"Martin is very fast, Quietus nearly as so, but Pat lags behind at a very slow and human pace. So, Martin wheels and scoops them up in his arms. Pat squawks and slings a death grip around Martin's neck—but luckily Martin's already dead. . . . It's an anxiety [Martin] hasn't felt in years, that heady thrum in his chest, creeping up his throat, and he begins to fret, frantic and tearing, of things undone. Of Quietus, there for him and at his heels. Of Pat, a friendship begun and doomed in the same second. . . . Of how he really, really, really wanted to do this PodCon panel" (141).
E. G. Reger's Grave Mistakes: The Story of a Podcast by the Undead, for the Living, is one of those books that completely captivates. It starts innocuously enough: Martin, a vampire, and Quietus, a supernatural being whose exact species is uncertain, have a podcast called (of course!) Grave Mistakes. The podcast is modestly successful, but they hope for more, so when they're invited to present at PodCon, they're thrilled.
What begins then is a bit of a picaresque as the two friends take off an an epic—and rushed (Quietus found the email buried in Martin's email inbox, just before the conference begins)—adventure. They're attacked by a jelly monster, confront a pair of hunters, and save a person named Pat who becomes their companion. And that's all before the hellmouth opens. (Okay, I did think of Buffy the Vampire Slayer more than once.)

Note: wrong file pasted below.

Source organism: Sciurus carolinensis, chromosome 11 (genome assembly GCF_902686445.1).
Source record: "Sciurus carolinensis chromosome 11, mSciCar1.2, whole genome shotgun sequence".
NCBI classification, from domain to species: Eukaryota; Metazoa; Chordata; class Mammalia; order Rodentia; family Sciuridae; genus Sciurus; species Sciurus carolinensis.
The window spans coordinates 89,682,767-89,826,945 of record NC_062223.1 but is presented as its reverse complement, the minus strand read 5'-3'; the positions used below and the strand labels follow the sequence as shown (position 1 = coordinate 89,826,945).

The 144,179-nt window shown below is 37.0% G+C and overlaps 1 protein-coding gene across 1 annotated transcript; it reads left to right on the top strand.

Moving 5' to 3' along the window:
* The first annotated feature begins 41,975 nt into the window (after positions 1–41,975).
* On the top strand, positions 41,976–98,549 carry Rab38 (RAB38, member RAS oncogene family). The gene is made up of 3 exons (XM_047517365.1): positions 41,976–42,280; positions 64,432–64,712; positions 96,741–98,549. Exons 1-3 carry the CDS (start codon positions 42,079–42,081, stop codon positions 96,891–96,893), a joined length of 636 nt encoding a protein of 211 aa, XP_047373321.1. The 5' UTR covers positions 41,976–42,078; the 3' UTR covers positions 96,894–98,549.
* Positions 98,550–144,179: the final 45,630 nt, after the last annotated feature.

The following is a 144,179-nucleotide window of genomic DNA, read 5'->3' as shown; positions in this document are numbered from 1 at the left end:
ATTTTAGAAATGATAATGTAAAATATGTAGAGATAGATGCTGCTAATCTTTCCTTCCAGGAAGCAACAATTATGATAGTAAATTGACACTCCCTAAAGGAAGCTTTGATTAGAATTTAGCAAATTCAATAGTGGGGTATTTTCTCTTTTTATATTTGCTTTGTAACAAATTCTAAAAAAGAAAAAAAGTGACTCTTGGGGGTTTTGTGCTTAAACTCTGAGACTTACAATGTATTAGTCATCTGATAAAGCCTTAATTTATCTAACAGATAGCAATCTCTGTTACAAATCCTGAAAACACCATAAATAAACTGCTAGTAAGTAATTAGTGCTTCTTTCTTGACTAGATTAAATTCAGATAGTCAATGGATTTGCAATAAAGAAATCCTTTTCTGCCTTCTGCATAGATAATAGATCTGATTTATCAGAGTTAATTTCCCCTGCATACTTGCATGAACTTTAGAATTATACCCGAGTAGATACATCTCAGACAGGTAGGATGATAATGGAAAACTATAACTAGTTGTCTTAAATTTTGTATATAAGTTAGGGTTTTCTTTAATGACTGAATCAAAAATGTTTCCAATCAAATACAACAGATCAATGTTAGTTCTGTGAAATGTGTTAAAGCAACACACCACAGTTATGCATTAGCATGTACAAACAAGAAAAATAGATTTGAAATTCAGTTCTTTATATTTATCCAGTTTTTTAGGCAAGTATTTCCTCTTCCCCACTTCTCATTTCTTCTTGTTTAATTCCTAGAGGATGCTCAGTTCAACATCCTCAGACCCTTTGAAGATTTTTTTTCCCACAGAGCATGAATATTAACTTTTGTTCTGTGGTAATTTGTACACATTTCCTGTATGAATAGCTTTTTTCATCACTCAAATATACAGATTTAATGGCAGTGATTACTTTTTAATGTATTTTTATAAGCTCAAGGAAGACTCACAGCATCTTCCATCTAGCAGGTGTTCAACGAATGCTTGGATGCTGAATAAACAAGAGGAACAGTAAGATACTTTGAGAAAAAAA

I absolutely loved the tenderness of the friendship between Martin and Quietus, the way that they are so accepting of each other and of those they adopt into their friendship circle. The book is funny and sweet and often suspenseful, and I was eager to discover just what force was behind the evil that seems to chase the podcasters. There are layers upon layers here: Martin and Quietus pretend to be pretending to be supernatural creatures, which adds some fun moments to the story.
After each chapter that advances the plot, there's an excerpt from one of their podcast episodes, and those moments never failed to make my heart happy. (While I'd say that humor prevails through most of the book, I did tear up more than once—there are some really sweet moments, too.) For me, that focus on friendship, on the essential kindness of Martin and Quietus that survives all of their adventures, is the heart of the novel.
This is Reger's debut (it's available on Amazon in both print and Kindle formats), and she's already working on her next. (Check out her Twitter account @egregerwrites—she's a great follow, and I love the updates about her work.) I'll definitely be following her career!
I'm Jen Moyers, co-host of the Unabridged Podcast and an English teacher.